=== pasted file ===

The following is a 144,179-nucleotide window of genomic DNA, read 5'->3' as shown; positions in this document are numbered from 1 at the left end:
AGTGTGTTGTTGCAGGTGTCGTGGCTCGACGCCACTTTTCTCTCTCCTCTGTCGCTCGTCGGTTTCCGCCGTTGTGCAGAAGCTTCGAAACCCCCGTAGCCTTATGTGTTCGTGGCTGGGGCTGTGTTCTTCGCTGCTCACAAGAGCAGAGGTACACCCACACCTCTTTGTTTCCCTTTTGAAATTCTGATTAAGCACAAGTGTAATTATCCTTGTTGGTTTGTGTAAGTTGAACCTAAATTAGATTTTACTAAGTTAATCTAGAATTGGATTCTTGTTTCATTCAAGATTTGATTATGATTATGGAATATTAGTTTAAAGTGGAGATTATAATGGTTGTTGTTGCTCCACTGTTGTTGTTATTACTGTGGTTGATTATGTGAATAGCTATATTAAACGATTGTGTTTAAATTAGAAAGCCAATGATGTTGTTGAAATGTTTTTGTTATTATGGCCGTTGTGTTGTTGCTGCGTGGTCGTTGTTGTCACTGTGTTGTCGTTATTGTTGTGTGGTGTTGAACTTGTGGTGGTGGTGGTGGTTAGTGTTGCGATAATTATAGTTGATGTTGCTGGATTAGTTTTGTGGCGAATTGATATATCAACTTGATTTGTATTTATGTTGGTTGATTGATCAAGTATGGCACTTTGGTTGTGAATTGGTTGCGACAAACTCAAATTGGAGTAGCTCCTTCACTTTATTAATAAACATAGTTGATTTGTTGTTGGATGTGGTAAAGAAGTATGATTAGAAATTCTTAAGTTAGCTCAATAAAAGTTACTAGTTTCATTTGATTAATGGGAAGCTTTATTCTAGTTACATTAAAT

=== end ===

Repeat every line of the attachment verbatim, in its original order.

The following is a 144,179-nucleotide window of genomic DNA, read 5'->3' as shown; positions in this document are numbered from 1 at the left end:
AGTGTGTTGTTGCAGGTGTCGTGGCTCGACGCCACTTTTCTCTCTCCTCTGTCGCTCGTCGGTTTCCGCCGTTGTGCAGAAGCTTCGAAACCCCCGTAGCCTTATGTGTTCGTGGCTGGGGCTGTGTTCTTCGCTGCTCACAAGAGCAGAGGTACACCCACACCTCTTTGTTTCCCTTTTGAAATTCTGATTAAGCACAAGTGTAATTATCCTTGTTGGTTTGTGTAAGTTGAACCTAAATTAGATTTTACTAAGTTAATCTAGAATTGGATTCTTGTTTCATTCAAGATTTGATTATGATTATGGAATATTAGTTTAAAGTGGAGATTATAATGGTTGTTGTTGCTCCACTGTTGTTGTTATTACTGTGGTTGATTATGTGAATAGCTATATTAAACGATTGTGTTTAAATTAGAAAGCCAATGATGTTGTTGAAATGTTTTTGTTATTATGGCCGTTGTGTTGTTGCTGCGTGGTCGTTGTTGTCACTGTGTTGTCGTTATTGTTGTGTGGTGTTGAACTTGTGGTGGTGGTGGTGGTTAGTGTTGCGATAATTATAGTTGATGTTGCTGGATTAGTTTTGTGGCGAATTGATATATCAACTTGATTTGTATTTATGTTGGTTGATTGATCAAGTATGGCACTTTGGTTGTGAATTGGTTGCGACAAACTCAAATTGGAGTAGCTCCTTCACTTTATTAATAAACATAGTTGATTTGTTGTTGGATGTGGTAAAGAAGTATGATTAGAAATTCTTAAGTTAGCTCAATAAAAGTTACTAGTTTCATTTGATTAATGGGAAGCTTTATTCTAGTTACATTAAAT